Some features, like merge, don’t have specific counterparts in Postgres. Experienced users tend not to mind as there are technical workarounds, but this is a further reflection of the database’s skill requirement.

Real-life Applications

PostgreSQL is a relational database used by developers to store and manage website information. Because it can be accessed by multiple users simultaneously, it’s useful for things that will be shared online such as collaborative reports or blog posts.

Postgres is used by companies like PayPal, Microsoft, Etsy, oDesk, and Skype.

It tends to be popular among internet and telecommunications companies as well as small-to-medium organizations in general.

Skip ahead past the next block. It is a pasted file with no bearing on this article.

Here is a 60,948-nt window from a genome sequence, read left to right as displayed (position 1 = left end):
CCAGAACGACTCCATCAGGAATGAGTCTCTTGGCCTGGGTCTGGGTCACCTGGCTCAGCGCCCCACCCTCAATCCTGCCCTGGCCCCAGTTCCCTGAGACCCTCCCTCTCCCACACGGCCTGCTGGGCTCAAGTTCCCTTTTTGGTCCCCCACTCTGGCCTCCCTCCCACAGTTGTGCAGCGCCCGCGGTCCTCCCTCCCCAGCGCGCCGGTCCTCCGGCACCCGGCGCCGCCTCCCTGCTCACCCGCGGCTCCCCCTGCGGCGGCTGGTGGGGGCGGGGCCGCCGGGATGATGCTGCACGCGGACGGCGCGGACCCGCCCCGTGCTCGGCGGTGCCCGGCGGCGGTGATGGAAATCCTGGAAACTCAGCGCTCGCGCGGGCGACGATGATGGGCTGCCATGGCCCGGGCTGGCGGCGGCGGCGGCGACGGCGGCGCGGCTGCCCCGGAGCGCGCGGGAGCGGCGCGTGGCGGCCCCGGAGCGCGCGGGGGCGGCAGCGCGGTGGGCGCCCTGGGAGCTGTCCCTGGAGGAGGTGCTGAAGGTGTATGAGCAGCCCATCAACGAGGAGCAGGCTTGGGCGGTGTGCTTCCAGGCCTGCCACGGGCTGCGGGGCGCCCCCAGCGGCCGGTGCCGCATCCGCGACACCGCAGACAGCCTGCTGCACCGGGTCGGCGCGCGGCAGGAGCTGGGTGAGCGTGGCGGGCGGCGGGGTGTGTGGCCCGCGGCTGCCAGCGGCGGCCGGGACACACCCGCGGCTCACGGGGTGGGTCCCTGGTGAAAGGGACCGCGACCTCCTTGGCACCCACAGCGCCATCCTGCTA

A few real-world examples:

  • Sony’s Massively Multiplayer Online games (MMOs) rely on Postgres.
  • Yahoo uses a customized version to store the data that fuels its behavioral analysis engines.
  • Skype has hundred of databases, mainly used for their web store, billing and similarly centralized services.

Future Outlook

The beta for v10 was just released in May with some Big Data features like native table partitioning, additional parallelism, and faster analytics queries as well as some tweaks meant to lay the groundwork for logical replication.

41% of those who switched from a commercial product to Postgres reported first-year cost savings upwards of 50%. It remains to be seen whether these savings can tempt enough users from the top-ranked RDBMS Oracle to shift PostgreSQL higher than the #4 spot.